Incoterms® 2020: main changes and difference between 2020 and 2010

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Who are Incoterms®?

Incoterms®, short for International Commercial Terms, are a series of commercial terms defined by the ICC (the International Chamber of Commerce) and used in imports and exports around the world: they define the rights and duties of all the legal entities involved in the transfer of goods.


Difference between Incoterms® 2020 and 2010

The main chancges made by International Chamber of Commerc to the Incoterms® 2010 rules in the Incoterms® 2020 rules are:

  • Bills of lading with an on-board notation and the FCA Incoterms® rule. Now there is an additional option: the buyer and the saller can agree that the buyer will instruct its carrier to issue an on-board bill of lading to the seller after the loading of the goods, the seller then being obliged to tender that bill of lading to the buyer, typically through the banks.


  • Costs, where they are listed. In the Incoterms 2020 rules, the equivalent of A6/B6, namely A9/B9, now lists all the cost allocated by each particular Incoterms® rule.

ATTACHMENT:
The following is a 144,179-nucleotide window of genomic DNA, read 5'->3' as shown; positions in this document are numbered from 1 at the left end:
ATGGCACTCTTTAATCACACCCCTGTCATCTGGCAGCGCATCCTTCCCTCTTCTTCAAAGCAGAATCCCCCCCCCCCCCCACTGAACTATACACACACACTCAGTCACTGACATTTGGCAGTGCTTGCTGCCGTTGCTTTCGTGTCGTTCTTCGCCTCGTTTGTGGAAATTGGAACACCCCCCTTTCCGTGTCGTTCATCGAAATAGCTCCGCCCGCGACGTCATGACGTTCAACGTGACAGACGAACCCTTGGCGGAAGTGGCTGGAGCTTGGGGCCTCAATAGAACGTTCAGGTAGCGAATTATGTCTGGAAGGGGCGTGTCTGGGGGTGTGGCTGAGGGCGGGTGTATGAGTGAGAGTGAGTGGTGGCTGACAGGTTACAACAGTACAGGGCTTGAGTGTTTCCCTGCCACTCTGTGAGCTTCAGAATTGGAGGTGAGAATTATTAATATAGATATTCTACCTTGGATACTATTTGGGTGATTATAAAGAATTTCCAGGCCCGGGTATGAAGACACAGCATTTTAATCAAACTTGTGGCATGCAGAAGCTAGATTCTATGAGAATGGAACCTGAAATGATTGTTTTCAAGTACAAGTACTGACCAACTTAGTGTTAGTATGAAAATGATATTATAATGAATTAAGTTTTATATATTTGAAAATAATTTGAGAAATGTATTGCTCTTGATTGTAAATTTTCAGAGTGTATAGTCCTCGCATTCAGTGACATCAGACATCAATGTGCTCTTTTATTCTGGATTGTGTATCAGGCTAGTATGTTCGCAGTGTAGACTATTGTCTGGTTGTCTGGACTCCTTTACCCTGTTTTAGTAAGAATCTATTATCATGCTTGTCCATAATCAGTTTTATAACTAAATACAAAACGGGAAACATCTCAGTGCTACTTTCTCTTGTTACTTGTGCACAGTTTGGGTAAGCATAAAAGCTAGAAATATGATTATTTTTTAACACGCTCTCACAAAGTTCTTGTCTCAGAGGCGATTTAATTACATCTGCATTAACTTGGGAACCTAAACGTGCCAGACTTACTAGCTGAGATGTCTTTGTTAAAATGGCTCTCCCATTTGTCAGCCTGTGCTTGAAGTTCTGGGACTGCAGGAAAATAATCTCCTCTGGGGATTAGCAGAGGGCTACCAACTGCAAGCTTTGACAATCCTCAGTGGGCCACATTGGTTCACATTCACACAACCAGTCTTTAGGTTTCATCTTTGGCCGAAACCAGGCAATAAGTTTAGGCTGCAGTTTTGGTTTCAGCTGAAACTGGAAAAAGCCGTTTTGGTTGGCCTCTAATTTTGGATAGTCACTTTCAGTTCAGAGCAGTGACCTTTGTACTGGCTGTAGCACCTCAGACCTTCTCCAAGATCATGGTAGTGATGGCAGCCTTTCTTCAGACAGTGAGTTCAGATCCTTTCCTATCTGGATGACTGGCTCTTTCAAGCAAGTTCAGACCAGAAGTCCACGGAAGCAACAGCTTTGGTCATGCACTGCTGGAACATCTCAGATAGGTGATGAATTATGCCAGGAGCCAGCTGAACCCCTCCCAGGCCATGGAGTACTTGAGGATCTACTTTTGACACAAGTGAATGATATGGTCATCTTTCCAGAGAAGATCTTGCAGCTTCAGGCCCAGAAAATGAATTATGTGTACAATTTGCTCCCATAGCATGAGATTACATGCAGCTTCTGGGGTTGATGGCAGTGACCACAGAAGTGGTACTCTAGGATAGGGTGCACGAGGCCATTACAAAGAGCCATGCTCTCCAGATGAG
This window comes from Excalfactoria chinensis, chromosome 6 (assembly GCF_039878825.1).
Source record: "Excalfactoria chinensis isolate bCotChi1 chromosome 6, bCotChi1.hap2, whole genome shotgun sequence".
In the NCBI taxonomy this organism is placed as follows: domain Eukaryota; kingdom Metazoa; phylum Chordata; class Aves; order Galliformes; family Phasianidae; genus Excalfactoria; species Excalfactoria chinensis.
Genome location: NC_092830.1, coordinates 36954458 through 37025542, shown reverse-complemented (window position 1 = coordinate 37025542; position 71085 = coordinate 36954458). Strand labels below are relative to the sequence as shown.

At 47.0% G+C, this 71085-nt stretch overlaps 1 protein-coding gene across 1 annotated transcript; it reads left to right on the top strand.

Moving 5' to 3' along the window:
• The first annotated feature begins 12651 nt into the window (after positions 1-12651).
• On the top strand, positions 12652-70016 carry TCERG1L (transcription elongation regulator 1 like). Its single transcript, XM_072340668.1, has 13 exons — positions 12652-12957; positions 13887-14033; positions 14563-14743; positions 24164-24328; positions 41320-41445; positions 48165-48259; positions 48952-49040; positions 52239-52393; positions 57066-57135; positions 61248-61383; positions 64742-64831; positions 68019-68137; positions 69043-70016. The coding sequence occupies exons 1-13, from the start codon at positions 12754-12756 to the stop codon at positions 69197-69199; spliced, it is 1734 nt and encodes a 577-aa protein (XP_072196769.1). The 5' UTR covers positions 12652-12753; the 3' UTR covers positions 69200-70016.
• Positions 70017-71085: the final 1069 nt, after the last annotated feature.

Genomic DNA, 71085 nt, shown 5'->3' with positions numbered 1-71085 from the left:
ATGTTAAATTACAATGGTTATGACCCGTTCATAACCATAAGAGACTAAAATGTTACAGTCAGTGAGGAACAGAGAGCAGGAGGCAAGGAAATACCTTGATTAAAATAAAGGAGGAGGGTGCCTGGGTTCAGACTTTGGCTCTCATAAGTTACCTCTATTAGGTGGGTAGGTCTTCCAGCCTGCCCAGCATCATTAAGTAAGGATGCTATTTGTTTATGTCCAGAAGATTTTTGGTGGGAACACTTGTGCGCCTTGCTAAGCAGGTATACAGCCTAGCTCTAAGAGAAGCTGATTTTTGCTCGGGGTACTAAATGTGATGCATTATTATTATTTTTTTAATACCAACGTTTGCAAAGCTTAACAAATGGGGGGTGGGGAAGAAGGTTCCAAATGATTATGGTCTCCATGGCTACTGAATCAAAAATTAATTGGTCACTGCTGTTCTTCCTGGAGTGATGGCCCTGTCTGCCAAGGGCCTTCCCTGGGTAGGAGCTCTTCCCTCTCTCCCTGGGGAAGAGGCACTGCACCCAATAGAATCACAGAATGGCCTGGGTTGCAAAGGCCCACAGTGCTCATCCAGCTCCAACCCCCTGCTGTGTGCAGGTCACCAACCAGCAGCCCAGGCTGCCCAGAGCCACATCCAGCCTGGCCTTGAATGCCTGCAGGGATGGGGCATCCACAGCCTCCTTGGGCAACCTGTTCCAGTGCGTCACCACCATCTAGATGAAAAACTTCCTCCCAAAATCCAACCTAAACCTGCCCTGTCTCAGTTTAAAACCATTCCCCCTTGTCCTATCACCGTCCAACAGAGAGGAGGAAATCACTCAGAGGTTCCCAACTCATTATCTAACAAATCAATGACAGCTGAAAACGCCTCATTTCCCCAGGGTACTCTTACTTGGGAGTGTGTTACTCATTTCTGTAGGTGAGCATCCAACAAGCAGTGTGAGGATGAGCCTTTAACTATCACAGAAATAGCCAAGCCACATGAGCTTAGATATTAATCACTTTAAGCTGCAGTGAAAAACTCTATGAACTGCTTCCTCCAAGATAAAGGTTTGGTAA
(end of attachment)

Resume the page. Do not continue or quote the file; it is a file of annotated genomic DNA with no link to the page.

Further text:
• Different levels of insurance cover in CIF and CIP. In the Incoterms® 2010 rules, A3 of both CIF and CIP imposed on the seller the obligation to “obtain at its own expense cargo insurance complying at least with the minimum cover as provided by Clauses (C) of the Institute Cargo Clauses or any similar clauses.


  • Arranging for carriage with seller’s or buyer’s own means of transport in FCA, DAP, DPU and DDP. In the Incoterms® 2010 rules, it was assumed throughout that where the goods were to be carried from the seller to the buyer, they would be carried by a third-party carrier engaged for the purpose either by the seller or the buyer, depending on which Incoterms® rule was used. However, there were some situations where they could be so carried without any third-party carrier being engaged at all. The Incoterms 2020 take account of these eventualities, by expressly allowing not only for the making of a contract of carriage, but also for simply arranging for the necessary carriage.


  • Change in the three-letter initials for DAT to DPU. The order in which the two Incoterms 2020 rules are presented has been inverted, and DAP, where delivery happens before unloading, now appears before DAT. Secondly, the name of the rule DAT has been changed to DPU (Delivered at Place Unloaded), emphasising the reality that the place of destination could be any place and not only a “terminal”.


  • Inclusion of security-related requirements within carriage obligations and costs: An express allocation of security-related obligations has now been added to A4 and A7 of each Incoterms rule. The costs incurred by these requirements are also now given a more prominent position in the costs article, namely A9/B9.